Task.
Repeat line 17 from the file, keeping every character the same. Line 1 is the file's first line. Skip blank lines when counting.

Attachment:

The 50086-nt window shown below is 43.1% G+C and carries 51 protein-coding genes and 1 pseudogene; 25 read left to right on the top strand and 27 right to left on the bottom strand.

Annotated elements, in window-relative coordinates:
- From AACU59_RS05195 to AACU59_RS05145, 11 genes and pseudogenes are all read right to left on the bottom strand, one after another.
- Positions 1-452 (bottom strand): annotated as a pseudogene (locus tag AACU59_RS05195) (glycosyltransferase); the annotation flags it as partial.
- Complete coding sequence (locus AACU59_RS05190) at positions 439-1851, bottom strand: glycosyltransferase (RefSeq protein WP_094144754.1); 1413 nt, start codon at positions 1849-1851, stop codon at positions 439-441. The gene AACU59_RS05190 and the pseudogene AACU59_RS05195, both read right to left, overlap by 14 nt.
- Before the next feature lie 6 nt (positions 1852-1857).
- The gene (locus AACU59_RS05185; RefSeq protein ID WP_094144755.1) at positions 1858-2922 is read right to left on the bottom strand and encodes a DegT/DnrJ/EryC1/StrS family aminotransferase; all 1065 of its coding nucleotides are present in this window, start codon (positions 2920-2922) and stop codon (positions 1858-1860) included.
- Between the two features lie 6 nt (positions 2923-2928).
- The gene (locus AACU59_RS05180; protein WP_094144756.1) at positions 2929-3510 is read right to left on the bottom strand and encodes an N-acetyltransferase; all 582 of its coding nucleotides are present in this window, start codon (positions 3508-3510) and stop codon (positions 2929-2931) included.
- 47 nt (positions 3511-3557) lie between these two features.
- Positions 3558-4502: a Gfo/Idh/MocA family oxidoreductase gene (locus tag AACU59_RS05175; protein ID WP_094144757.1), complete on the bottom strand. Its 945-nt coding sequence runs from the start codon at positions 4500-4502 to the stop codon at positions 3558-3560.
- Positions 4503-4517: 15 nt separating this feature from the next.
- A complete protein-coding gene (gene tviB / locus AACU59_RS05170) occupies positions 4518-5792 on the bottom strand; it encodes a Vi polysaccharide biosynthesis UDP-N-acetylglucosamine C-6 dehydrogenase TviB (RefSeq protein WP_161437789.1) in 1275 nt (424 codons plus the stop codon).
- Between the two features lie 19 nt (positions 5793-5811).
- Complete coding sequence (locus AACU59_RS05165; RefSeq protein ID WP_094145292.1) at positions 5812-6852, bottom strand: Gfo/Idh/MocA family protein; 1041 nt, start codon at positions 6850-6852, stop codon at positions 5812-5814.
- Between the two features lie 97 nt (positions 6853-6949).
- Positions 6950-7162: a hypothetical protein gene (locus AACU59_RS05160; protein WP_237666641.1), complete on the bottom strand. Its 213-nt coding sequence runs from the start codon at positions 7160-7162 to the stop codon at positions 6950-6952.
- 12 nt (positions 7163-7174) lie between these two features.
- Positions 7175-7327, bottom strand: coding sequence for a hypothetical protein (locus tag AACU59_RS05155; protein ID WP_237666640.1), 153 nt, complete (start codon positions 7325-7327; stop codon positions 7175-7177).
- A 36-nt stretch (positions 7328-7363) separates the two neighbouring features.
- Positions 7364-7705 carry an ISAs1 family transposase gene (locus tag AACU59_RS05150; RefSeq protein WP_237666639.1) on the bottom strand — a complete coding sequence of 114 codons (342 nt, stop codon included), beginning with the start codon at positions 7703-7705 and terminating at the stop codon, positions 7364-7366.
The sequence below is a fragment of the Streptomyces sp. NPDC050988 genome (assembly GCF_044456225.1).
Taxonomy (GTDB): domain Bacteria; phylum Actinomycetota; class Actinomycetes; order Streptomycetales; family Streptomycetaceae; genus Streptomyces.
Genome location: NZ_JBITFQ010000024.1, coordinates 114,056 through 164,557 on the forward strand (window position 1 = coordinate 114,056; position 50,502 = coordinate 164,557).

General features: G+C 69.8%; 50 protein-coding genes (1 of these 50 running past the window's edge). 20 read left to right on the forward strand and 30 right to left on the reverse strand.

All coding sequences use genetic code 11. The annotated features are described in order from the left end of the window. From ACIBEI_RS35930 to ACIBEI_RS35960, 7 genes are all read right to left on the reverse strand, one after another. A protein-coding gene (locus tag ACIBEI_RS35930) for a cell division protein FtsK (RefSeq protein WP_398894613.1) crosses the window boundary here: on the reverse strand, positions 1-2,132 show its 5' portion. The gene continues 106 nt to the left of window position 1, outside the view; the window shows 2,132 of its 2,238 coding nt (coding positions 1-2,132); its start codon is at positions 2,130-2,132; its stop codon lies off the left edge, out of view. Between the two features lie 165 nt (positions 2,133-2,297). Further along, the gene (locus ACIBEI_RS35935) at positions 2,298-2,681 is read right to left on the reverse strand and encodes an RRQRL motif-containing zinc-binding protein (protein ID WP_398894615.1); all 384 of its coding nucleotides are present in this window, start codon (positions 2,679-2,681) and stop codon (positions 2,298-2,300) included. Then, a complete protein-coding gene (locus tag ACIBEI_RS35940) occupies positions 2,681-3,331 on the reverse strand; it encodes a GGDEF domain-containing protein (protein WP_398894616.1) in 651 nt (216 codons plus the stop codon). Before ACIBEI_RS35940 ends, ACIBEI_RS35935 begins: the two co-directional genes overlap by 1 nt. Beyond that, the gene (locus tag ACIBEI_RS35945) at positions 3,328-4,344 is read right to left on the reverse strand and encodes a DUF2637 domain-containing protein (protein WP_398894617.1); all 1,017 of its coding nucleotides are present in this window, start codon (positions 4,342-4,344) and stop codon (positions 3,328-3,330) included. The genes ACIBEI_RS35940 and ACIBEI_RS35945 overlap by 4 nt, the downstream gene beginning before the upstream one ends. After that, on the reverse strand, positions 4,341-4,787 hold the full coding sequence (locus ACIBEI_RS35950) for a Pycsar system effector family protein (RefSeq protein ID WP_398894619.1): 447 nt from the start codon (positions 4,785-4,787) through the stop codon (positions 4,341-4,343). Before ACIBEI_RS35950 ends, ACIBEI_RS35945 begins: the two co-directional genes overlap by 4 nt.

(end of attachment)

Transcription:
- Positions 6950-7162: a hypothetical protein gene (locus AACU59_RS05160; protein WP_237666641.1), complete on the bottom strand. Its 213-nt coding sequence runs from the start codon at positions 7160-7162 to the stop codon at positions 6950-6952.